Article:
And yet, cookstove companies have held on. Despite meagre sales; despite long-term losses; despite a steady drumbeat of scientific studies showing their products don’t protect the poor from the worst effects of indoor air pollution.
Out of the frying pan
Since the 1950s, engineers have made a number of advanced biomass cookstoves. Indian women have rejected most of them.
That did not dissuade oil major Shell Group, which, in 2000, set up an independent UK-based philanthropic foundation to right wrongs related to energy and poverty. The Shell Foundation.
Two years after its inception, Shell Foundation launched project “Breathing Space”. It would spend $50 million to distribute 20 million advanced cookstoves by 2012. But it wouldn’t simply give away stoves. Instead, it would create a marketplace for businesses to sell to women.
In 2010, Shell Foundation, the US government and the UN Foundation—a philanthropy that supports UN activities— launched the Global Alliance for Clean Cookstoves (GACC) at the Clinton Global Initiative, inaugurated by the then Secretary of State Hillary Clinton. They wanted to raise $1 billion to distribute 100 million cookstoves by 2020. And just like Breathing Space, they would look for a market-oriented solution.
“They had this focus on small business development, like somehow indoor air pollution is going to be solved by guys selling stoves in village shops,” Smith of Berkeley said. “So, they worked a lot on developing the industry.”
GACC preferred improved cookstoves for their fuel efficiency—less wood gets burned compared to open fires. Additionally, there’s less black carbon, a component of soot that is a potent short-lived greenhouse gas. Companies could earn an alternate stream of revenue by selling carbon credits to industry.
GACC did not promote LPG stoves in the early days.
“Fossil-based fuels were frowned upon as they’re not great for the climate,” said Fiona Lambe, a research fellow at the Stockholm Environment Institute. “So they were left out of the picture, even though some studies came out showing that even if everybody using a traditional stove suddenly switched to an LPG stove, the global warming impact would be negligible.”
There were other problems with the initiative, Smith of Berkeley said. The alliance did not define what a clean cookstove is in the early days because, back then, no one knew.
The World Health Organisation only came up with indoor air pollution guidelines in 2014, and using that metric, most biomass stoves failed to protect health.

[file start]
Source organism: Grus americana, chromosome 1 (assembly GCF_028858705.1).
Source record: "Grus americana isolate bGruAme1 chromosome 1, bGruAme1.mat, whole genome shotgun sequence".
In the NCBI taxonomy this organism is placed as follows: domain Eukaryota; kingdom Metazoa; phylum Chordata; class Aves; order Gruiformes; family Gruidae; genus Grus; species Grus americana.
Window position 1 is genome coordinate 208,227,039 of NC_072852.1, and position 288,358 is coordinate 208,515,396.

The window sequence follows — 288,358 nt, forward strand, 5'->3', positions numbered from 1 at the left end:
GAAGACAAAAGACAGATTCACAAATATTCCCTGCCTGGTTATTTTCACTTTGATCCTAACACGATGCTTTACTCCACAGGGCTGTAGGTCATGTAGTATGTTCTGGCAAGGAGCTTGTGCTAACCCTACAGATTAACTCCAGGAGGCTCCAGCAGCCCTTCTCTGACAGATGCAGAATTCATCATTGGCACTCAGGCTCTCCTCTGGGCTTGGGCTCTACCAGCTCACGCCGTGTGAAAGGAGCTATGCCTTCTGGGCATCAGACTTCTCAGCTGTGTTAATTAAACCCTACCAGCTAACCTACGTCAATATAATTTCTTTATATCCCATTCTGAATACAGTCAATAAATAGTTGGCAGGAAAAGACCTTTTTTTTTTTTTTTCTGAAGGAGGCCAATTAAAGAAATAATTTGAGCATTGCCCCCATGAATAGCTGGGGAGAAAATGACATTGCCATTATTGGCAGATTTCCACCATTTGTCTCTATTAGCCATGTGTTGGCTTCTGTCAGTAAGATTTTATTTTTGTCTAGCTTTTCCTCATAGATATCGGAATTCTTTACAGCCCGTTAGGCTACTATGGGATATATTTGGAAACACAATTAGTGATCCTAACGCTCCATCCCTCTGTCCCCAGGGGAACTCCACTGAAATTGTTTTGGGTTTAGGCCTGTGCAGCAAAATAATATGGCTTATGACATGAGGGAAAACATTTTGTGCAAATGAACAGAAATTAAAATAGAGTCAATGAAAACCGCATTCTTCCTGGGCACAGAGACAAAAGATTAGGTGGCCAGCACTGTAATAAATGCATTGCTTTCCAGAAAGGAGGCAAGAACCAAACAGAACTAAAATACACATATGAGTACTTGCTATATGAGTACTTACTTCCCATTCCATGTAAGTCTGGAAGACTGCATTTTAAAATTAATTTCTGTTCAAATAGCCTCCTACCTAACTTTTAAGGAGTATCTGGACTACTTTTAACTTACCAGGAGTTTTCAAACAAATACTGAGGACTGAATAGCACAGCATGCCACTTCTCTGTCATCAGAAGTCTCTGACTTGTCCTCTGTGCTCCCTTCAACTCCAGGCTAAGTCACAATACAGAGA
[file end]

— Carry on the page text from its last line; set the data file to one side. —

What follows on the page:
GACC did not respond to The Ken’s request for comment by the time of publishing.
Into the fire
As cookstove projects dragged on, the evidence against their benefits mounted.
In 2012, scientists published a study that tracked an improved cookstove project in Odisha for four years and found that use had declined over time. By the third year, women cooked less than two meals a week on the stove. Their lung health did not improve.
In 2016, scientists working in rural Malawi found that the cleanest improved cookstove did not cut pneumonia incidence in kids under five. They also broke down repeatedly. Other studies have come to similar conclusions. Some cookstove companies that The Ken spoke to said they no longer make claims about health benefits, given these results.
When Sailesh Rao, the founder of Climate Healers, a non-profit cookstove venture, went to the Mewar region of Rajasthan, he found that villagers were not using improved stoves donated by non-profits. The women said the flames were narrow, burning rotis in the middle and leaving the sides uncooked. They also broke down within six months.
When the United Nations gave away $50 advanced cookstoves—very clean, top-end ones—in its refugee camps globally, the refugees sold it to buy chicken and beer, said Fabio Parigi, executive director of Sustainable Grill, an Italian cookstove company.
Charity begins at home
By the time these studies hit headlines, foundations had already poured millions into the cookstove sector.
“There are a lot of people who have money at stake in this business,” Rao said. “All of them are going to lose out, that’s the problem they face. There are non-profits, who’ve [each] employed 10 to 15 people, working on this, there are also for-profit companies who are making [cookstoves].”
To understand the scale of the interventions, consider Envirofit. An American for-profit B-Corp social enterprise, it is the most successful cookstove company today and has benefited immensely from philanthropic largesse and impact investments.